It is critical for toilet paper to disintegrate if you plan to flush it down modern plumbing infrastructure. Toilet paper that does not dissolve will clog modern septic systems and contribute to significant sewer overflows that can contain human waste, especially when it rains.
No, toilet paper does not dissolve in bleach. Instead, you can try magnesium sulfate, baking soda with vinegar, or other household chemicals to dissolve toilet paper faster than water will.
Most types will eventually dissolve. But increasing infrastructure demands can stress sewer lines, and slowly dissolving paper could cause a massive clog. Read on for the best dissolving techniques.
Bleach and Toilet Paper
Manufacturers bleach wood pulp during toilet paper production with hydrogen peroxide or chlorine. However, that is done to make the product whiter and not to dissolve it.
Chlorine bleaches, found in many household products, perform a similar function and are used to make clothes, curtains, and any other linen appear whiter and cleaner. However, cups of bleach are not of much value to you if you want to unclog your drain or toilet because bleach is not an acid. Bleach is alkaline, making it more practical for removing dirt, oil, grime, and stains.
While bleach might assist in tearing it into smaller shreds, those smaller shreds will end up clogging your plumbing system even more instead of opening it up, making it harder for the paper to flush. The problem with clogs is not having enough water passing through the system!
Will Toilet Paper Eventually Dissolve?
Yes, toilet paper is biodegradable under the right circumstances or when using the correct techniques to dissolve it. You can also adopt numerous other methods to dissolve it.
Success is measured by how comprehensively you can disintegrate the cellulose fibers that make up the bulk of flushable toilet paper. Its cellulose fibers are designed to hold together well enough for you to clean yourself in the dry.
However, once those cellulose fibers are exposed to any moisture level, they begin to disintegrate. With the right amount of water and some assistance from other chemicals, you can dissolve those cellulose fibers completely.
The time it takes to dissolve can range between 11 and 128 minutes, depending on fiber density, roughness, turbidity, and the amount of water used to try and dissolve it.
However, the efficiency or speed of the job often hinges on the chemicals used to help dissolve the paper.
How To Dissolve Toilet Paper
You can dissolve toilet paper using a wide range of chemicals, many of which are readily available as other products in the household.
Depending on the extent of the job you need to do, you might have to purchase a specific chemical product from your local DIY store. The good thing is that you will also have access to a wide range on those shelves.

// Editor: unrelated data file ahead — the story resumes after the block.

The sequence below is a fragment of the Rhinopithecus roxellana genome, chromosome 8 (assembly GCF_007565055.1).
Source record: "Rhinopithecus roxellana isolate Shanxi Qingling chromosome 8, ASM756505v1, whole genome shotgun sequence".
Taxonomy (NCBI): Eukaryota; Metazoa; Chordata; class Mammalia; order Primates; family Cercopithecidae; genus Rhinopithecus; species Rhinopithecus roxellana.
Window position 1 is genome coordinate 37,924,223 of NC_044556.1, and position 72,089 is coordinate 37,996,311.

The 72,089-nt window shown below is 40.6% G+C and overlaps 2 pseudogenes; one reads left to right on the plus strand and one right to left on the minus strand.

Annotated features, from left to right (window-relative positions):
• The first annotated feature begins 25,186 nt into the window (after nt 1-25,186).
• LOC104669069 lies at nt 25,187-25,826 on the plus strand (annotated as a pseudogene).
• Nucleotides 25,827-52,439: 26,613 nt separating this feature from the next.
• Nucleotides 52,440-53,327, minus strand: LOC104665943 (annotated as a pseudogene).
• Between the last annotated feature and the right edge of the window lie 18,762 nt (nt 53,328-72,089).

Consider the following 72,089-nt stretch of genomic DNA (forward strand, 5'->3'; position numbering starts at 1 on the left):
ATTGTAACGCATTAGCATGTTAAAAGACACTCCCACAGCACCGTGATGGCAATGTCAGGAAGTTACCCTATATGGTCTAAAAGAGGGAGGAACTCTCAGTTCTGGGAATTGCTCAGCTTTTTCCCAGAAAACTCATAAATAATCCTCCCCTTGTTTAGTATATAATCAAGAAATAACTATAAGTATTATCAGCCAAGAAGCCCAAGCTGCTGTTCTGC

Magnesium sulfate, more commonly known as Epsom Salt, is readily available at online vendors and highly recommended for dissolving toilet paper when the plumbing is clogged. Pour a cup of Epsom Salt into the toilet bowl before adding a bucket of warm water into the bowl.
You will be so amazed at how effective the chemical reaction is that it will feel like you have just performed a magic trick.
Baking Soda and Vinegar
Baking soda and vinegar is a commonly used household remedy for a blocked drain or toilet pipe, which also makes it valuable for dissolving toilet paper when your sewer system is clogged.
The best technique is to drop a cup of baking soda into the toilet bowl before free pouring vinegar into the bowl until you see the baking soda starting to froth and bubble.
Without forcing the issue, you can then sit and wait for a few minutes while the solution gets to work on the toilet paper and any other grime that might contribute to the system’s clog. You might want to apply it more than once for the best results.
Depending on the nature of the clog, you will not always get what you need out of this process.
Other Chemical Products
Numerous specialized products are available at online vendors and DIY stores specifically designed to treat septic tanks. That also means dissolving everything you would ordinarily find in a septic tank, like toilet paper.
Compelling examples include:
Most of these products feature natural bacteria and advanced enzymes capable of breaking down everything in their path. That would include things like paper, protein, oil, and grease.
The beauty of chemical products like these is that you only have to use them once a month, which is normally enough to avoid clogs altogether. With these chemical products, you usually are just one flush away from dissolving all the toilet paper that you use in your household.
Something often taken for granted when your plumbing system clogs up is that there is usually more contributing to that pipe blockage. While a toilet paper clog can undoubtedly contribute, it is almost always merely a symptom.
The water used to flush toilet paper down the system is usually enough to break it down because the product has actually been designed to break down whenever it comes into contact with significant levels of moisture.
Toilet paper usually only fails to break down properly because it has had enough contact with water in the system. A blockage that is not necessarily related to toilet paper will prevent the adequate flow of water through the system, and that is where the problems emerge.
Prevention is always better than cure. The best way to prevent the problems associated with clogs is only to use toilet paper. Avoid any disposable commercial product that hasn’t been designed to flush down the toilet, such as baby wipes, paper towel, or tissue paper.
The more fragile the paper, the easier it will dissolve.